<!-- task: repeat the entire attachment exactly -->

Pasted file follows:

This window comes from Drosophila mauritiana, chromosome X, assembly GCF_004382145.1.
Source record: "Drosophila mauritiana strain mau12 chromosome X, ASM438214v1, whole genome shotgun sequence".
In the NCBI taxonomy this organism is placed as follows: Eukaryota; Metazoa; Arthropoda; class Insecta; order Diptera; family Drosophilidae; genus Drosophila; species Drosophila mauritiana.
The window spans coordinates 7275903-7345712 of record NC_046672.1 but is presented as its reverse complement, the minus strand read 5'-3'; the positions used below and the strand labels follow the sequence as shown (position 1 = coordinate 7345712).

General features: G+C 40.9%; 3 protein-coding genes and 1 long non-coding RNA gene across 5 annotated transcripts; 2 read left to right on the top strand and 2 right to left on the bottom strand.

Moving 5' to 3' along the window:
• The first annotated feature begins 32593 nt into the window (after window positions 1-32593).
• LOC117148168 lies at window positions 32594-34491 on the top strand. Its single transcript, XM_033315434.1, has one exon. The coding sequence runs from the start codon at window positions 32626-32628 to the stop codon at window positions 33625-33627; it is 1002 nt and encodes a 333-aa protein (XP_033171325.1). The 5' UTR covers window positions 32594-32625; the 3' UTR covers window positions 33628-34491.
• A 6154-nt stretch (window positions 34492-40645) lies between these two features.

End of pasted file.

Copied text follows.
This window comes from Drosophila mauritiana, chromosome X, assembly GCF_004382145.1.
Source record: "Drosophila mauritiana strain mau12 chromosome X, ASM438214v1, whole genome shotgun sequence".
In the NCBI taxonomy this organism is placed as follows: Eukaryota; Metazoa; Arthropoda; class Insecta; order Diptera; family Drosophilidae; genus Drosophila; species Drosophila mauritiana.
The window spans coordinates 7275903-7345712 of record NC_046672.1 but is presented as its reverse complement, the minus strand read 5'-3'; the positions used below and the strand labels follow the sequence as shown (position 1 = coordinate 7345712).

General features: G+C 40.9%; 3 protein-coding genes and 1 long non-coding RNA gene across 5 annotated transcripts; 2 read left to right on the top strand and 2 right to left on the bottom strand.

Moving 5' to 3' along the window:
• The first annotated feature begins 32593 nt into the window (after window positions 1-32593).
• LOC117148168 lies at window positions 32594-34491 on the top strand. Its single transcript, XM_033315434.1, has one exon. The coding sequence runs from the start codon at window positions 32626-32628 to the stop codon at window positions 33625-33627; it is 1002 nt and encodes a 333-aa protein (XP_033171325.1). The 5' UTR covers window positions 32594-32625; the 3' UTR covers window positions 33628-34491.
• A 6154-nt stretch (window positions 34492-40645) lies between these two features.